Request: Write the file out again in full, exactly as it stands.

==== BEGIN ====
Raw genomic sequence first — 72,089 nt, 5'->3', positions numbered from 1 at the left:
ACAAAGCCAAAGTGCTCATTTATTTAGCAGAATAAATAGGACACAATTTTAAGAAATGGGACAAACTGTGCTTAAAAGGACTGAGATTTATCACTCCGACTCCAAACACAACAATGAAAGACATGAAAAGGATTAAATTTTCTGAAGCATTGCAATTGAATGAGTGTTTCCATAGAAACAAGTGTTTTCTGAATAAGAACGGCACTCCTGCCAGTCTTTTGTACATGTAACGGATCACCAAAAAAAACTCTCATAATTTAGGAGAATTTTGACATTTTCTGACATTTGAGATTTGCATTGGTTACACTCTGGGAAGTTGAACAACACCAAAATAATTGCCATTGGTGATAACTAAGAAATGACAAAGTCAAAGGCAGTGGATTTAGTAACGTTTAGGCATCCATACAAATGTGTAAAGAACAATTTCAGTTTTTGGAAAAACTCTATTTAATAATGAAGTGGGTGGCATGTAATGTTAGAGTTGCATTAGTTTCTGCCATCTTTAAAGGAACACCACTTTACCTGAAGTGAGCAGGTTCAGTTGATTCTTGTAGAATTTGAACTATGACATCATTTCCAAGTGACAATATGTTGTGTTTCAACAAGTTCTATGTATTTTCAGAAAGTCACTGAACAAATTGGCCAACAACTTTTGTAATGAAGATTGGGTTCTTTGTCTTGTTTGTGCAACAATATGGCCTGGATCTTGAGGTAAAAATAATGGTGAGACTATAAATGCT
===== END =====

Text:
Raw genomic sequence first — 72,089 nt, 5'->3', positions numbered from 1 at the left:
ACAAAGCCAAAGTGCTCATTTATTTAGCAGAATAAATAGGACACAATTTTAAGAAATGGGACAAACTGTGCTTAAAAGGACTGAGATTTATCACTCCGACTCCAAACACAACAATGAAAGACATGAAAAGGATTAAATTTTCTGAAGCATTGCAATTGAATGAGTGTTTCCATAGAAACAAGTGTTTTCTGAATAAGAACGGCACTCCTGCCAGTCTTTTGTACATGTAACGGATCACCAAAAAAAACTCTCATAATTTAGGAGAATTTTGACATTTTCTGACATTTGAGATTTGCATTGGTTACACTCTGGGAAGTTGAACAACACCAAAATAATTGCCATTGGTGATAACTAAGAAATGACAAAGTCAAAGGCAGTGGATTTAGTAACGTTTAGGCATCCATACAAATGTGTAAAGAACAATTTCAGTTTTTGGAAAAACTCTATTTAATAATGAAGTGGGTGGCATGTAATGTTAGAGTTGCATTAGTTTCTGCCATCTTTAAAGGAACACCACTTTACCTGAAGTGAGCAGGTTCAGTTGATTCTTGTAGAATTTGAACTATGACATCATTTCCAAGTGACAATATGTTGTGTTTCAACAAGTTCTATGTATTTTCAGAAAGTCACTGAACAAATTGGCCAACAACTTTTGTAATGAAGATTGGGTTCTTTGTCTTGTTTGTGCAACAATATGGCCTGGATCTTGAGGTAAAAATAATGGTGAGACTATAAATGCT